Background and objectives. Depressed people tend to hold stable negative beliefs that resist challenges. Two experiments investigated the cognitive bases of belief change or resistance to change following the provision of supportive or challenging pseudo-evidence.
Method. Students scoring high and low on a measure of depressed state read belief statements, each followed by invented experimental evidence to either verify or discount them. Two days later, they read all the belief statements again, together with new statements, this time rating belief.
Results. The students agreed that the statements described common beliefs and that the evidence was plausible. Discounted statements were believed less than new statements on the test. Also, dysphoric students believed discounted and new statements less than verified statements, but that difference was larger for the nondysphoric students. Parameter estimates of the habitual basis for belief ratings, obtained with process-dissociation procedures, were higher in the dysphoric group, and estimates of evidence recollection were lower. The latter finding was conceptually supported by deficient recognition of the gist of the discounting evidence in the dysphoric group (Experiment 2).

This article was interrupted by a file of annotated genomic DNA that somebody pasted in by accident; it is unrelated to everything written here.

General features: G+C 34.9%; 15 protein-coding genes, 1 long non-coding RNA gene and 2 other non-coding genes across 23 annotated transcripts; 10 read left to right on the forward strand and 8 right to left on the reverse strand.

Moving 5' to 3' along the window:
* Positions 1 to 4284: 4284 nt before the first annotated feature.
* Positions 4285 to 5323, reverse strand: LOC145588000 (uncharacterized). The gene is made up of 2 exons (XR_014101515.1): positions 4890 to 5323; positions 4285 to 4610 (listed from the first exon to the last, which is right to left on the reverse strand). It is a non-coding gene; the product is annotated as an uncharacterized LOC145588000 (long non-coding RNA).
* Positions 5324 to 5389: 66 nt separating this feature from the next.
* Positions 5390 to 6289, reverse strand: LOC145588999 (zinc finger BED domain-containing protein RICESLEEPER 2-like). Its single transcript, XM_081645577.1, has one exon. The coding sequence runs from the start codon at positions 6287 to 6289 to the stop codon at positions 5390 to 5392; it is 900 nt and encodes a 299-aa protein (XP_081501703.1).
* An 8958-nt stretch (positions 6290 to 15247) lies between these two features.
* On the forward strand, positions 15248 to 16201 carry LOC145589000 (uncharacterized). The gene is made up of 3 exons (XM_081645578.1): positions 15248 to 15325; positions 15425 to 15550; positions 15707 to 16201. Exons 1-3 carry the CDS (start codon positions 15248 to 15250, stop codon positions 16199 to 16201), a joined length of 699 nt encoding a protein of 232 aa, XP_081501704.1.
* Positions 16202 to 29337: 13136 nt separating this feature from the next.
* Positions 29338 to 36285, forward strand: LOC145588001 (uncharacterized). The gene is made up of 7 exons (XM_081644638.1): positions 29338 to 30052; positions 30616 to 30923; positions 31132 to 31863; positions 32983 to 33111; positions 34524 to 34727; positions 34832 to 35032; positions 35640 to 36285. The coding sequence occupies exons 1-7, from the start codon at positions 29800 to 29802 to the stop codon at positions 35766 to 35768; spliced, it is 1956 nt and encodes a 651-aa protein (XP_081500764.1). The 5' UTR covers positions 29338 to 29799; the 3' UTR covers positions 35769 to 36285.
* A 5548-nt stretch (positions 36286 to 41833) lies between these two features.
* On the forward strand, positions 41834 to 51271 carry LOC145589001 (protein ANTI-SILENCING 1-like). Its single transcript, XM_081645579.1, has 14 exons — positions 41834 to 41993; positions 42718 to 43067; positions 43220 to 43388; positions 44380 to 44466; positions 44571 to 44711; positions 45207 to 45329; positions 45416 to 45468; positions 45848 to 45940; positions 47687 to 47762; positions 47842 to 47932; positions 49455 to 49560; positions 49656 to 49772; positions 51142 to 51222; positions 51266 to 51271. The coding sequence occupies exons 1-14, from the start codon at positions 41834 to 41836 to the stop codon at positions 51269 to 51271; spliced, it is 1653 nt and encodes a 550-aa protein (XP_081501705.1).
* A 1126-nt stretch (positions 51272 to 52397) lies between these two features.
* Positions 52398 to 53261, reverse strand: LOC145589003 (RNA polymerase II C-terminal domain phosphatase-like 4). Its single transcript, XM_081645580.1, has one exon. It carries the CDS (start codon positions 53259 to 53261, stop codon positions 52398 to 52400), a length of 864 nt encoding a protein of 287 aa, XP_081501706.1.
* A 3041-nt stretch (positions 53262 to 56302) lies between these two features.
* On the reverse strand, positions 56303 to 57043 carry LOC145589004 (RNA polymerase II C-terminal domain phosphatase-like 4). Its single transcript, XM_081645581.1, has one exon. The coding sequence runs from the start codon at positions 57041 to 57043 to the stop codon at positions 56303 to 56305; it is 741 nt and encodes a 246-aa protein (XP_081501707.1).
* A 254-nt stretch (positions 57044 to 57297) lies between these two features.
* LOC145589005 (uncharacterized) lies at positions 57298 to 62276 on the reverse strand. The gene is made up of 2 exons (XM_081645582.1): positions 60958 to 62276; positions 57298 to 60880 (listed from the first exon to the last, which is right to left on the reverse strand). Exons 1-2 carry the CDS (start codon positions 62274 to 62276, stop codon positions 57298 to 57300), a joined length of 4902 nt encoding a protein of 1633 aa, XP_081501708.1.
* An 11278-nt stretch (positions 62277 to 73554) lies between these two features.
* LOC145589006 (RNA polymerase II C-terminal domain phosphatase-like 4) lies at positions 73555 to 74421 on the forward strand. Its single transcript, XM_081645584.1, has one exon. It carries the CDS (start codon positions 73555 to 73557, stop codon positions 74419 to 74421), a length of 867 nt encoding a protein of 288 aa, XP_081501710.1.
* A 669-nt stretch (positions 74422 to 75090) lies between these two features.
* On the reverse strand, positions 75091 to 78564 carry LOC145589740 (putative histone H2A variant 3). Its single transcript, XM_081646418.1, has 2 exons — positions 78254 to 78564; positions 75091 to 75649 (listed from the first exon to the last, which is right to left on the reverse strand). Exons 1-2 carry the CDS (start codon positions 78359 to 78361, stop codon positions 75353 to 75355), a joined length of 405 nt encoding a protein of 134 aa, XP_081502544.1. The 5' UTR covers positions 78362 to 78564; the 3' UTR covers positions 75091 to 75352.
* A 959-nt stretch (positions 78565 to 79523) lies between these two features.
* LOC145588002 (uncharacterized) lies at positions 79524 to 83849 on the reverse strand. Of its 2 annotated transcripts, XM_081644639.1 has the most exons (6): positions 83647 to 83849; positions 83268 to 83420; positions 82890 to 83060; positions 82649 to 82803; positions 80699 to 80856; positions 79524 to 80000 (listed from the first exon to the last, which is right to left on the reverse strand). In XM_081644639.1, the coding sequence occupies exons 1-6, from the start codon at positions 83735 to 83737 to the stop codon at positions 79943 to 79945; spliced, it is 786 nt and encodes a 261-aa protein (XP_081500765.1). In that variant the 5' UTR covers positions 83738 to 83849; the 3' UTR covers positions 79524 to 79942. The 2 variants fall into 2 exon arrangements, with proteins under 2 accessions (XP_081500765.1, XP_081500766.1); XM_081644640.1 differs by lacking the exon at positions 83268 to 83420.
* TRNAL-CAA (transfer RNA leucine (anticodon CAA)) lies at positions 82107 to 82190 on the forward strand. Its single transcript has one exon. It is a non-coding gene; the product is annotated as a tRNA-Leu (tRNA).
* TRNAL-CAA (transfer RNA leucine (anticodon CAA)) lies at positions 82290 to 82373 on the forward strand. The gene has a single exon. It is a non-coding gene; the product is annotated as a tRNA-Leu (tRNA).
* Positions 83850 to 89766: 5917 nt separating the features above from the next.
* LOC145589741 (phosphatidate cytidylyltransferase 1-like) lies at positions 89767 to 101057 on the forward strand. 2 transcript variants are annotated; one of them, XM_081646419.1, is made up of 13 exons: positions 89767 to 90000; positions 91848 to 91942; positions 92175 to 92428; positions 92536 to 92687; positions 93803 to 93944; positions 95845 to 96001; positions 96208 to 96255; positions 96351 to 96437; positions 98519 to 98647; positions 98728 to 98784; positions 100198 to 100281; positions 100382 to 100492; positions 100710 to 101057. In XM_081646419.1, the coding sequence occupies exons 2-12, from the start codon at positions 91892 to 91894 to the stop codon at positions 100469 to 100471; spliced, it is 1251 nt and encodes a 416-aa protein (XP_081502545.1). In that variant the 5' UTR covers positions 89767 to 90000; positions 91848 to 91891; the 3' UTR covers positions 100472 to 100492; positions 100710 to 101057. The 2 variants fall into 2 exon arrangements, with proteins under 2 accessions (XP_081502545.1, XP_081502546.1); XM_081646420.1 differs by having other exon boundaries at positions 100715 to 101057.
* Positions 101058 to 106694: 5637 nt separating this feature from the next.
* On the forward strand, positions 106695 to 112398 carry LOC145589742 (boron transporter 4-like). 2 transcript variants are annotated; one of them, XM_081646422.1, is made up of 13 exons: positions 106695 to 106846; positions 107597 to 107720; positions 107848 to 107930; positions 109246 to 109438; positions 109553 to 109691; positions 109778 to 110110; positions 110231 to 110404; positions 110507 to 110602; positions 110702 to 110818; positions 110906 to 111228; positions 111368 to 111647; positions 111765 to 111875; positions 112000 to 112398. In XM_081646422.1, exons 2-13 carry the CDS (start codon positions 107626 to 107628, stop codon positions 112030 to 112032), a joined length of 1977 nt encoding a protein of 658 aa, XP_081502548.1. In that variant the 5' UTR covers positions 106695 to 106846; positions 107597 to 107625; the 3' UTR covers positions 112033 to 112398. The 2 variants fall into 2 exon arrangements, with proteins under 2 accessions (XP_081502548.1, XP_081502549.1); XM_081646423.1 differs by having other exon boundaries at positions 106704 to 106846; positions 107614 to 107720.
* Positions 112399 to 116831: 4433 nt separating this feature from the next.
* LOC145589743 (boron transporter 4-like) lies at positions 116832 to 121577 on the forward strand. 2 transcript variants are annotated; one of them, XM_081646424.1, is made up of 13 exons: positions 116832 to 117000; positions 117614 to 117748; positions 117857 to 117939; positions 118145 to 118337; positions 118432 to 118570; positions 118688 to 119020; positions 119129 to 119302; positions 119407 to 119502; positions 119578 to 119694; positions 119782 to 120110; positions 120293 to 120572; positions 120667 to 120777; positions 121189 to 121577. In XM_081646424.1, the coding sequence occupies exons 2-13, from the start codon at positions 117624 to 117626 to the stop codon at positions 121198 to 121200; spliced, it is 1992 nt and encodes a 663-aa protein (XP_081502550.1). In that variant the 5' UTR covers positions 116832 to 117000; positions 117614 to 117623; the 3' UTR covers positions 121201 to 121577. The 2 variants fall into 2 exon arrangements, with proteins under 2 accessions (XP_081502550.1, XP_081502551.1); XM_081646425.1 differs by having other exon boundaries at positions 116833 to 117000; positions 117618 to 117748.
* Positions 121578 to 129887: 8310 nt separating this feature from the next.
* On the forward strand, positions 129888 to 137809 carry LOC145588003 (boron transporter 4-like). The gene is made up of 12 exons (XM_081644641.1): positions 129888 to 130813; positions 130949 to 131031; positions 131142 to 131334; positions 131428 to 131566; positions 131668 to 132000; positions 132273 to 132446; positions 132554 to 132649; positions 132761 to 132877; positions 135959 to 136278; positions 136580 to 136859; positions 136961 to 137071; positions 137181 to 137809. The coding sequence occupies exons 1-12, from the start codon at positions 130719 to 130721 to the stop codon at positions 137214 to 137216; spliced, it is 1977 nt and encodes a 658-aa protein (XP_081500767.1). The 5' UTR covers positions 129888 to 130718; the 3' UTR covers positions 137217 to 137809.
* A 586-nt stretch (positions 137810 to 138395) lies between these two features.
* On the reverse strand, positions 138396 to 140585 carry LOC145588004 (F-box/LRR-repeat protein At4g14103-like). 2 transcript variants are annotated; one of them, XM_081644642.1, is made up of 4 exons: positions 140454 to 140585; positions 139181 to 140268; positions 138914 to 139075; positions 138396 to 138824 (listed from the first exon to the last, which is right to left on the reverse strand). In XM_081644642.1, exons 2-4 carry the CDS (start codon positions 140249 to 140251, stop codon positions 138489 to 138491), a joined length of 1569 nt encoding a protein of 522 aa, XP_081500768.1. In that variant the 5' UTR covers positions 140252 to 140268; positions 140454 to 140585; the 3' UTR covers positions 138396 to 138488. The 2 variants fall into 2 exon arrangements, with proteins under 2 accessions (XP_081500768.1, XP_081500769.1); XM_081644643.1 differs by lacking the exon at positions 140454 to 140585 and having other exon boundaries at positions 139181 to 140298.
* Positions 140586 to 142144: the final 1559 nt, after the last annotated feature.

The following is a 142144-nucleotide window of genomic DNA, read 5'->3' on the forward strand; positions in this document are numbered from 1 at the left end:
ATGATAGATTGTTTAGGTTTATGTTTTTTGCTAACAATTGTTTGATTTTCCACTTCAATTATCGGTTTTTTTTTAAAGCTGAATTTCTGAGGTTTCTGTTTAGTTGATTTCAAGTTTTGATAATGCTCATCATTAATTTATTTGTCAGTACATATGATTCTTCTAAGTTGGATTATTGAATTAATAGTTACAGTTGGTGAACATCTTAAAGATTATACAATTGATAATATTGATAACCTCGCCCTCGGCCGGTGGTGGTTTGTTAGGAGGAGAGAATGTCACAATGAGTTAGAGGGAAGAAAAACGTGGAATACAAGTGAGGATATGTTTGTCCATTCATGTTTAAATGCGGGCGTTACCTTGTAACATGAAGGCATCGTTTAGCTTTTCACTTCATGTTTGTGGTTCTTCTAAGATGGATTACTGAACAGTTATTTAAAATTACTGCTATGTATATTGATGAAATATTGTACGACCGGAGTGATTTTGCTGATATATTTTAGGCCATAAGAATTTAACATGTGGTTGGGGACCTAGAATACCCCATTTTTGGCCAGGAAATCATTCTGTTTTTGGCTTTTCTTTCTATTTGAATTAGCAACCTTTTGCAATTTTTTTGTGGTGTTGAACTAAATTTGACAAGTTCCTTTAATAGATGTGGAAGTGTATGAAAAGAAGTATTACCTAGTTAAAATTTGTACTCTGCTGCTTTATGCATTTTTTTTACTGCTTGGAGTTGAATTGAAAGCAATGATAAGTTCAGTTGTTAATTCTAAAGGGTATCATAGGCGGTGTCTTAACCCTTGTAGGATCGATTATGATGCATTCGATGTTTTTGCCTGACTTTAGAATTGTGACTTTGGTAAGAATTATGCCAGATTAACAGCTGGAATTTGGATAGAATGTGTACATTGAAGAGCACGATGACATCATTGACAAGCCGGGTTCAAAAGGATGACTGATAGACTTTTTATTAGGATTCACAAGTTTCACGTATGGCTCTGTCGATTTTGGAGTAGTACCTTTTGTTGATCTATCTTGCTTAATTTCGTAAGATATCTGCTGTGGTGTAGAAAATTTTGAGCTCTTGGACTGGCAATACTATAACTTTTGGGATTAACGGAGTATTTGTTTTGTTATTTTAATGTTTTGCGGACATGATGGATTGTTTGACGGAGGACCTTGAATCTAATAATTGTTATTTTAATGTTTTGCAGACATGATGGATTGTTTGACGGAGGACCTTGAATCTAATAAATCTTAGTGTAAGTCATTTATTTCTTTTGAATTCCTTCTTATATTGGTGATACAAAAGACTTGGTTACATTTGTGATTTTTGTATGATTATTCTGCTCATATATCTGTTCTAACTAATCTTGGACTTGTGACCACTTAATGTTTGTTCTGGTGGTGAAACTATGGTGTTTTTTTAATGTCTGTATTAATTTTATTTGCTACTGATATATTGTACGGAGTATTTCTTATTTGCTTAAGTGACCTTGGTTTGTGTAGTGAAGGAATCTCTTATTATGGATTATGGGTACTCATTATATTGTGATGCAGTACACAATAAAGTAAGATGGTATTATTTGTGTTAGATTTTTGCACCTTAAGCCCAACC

Limitations. Experiment 2 results replicated the rating effects in Experiment 1, but not the parameter differences, due to low power as a consequence of the university response to the pandemic.
Conclusions. We interpret these results in the context of other evidence regarding belief change and depressive cognition, such as habitual rumination and deficient cognitive control.
Hertel, P., Acuff, M. C., Hernandez, J., & Poppe, E. (In press). Challenging depressive beliefs: Habitual and recollective components of stability or change. Journal of Behavior Therapy and Experimental Psychiatry.
Journal of Behavior Therapy and Experimental Psychiatry